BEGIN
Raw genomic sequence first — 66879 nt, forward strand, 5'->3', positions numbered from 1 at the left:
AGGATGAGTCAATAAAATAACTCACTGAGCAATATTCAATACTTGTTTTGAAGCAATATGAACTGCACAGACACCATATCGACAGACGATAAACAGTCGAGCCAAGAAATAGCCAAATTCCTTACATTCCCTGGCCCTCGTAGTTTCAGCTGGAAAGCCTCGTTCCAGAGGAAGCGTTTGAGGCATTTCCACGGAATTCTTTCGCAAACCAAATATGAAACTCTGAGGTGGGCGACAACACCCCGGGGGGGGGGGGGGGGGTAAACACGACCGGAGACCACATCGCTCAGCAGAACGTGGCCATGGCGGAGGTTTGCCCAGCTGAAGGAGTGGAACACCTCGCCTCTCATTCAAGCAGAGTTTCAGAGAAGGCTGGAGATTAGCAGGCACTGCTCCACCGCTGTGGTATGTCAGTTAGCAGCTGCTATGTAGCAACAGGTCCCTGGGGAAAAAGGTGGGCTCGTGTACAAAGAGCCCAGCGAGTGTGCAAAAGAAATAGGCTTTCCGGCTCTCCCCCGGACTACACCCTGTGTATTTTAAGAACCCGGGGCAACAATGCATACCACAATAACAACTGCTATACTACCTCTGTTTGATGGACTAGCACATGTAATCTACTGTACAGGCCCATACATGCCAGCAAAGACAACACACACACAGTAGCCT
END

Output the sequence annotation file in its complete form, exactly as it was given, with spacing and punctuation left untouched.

Raw genomic sequence first — 66879 nt, forward strand, 5'->3', positions numbered from 1 at the left:
AGGATGAGTCAATAAAATAACTCACTGAGCAATATTCAATACTTGTTTTGAAGCAATATGAACTGCACAGACACCATATCGACAGACGATAAACAGTCGAGCCAAGAAATAGCCAAATTCCTTACATTCCCTGGCCCTCGTAGTTTCAGCTGGAAAGCCTCGTTCCAGAGGAAGCGTTTGAGGCATTTCCACGGAATTCTTTCGCAAACCAAATATGAAACTCTGAGGTGGGCGACAACACCCCGGGGGGGGGGGGGGGGGTAAACACGACCGGAGACCACATCGCTCAGCAGAACGTGGCCATGGCGGAGGTTTGCCCAGCTGAAGGAGTGGAACACCTCGCCTCTCATTCAAGCAGAGTTTCAGAGAAGGCTGGAGATTAGCAGGCACTGCTCCACCGCTGTGGTATGTCAGTTAGCAGCTGCTATGTAGCAACAGGTCCCTGGGGAAAAAGGTGGGCTCGTGTACAAAGAGCCCAGCGAGTGTGCAAAAGAAATAGGCTTTCCGGCTCTCCCCCGGACTACACCCTGTGTATTTTAAGAACCCGGGGCAACAATGCATACCACAATAACAACTGCTATACTACCTCTGTTTGATGGACTAGCACATGTAATCTACTGTACAGGCCCATACATGCCAGCAAAGACAACACACACACAGTAGCCT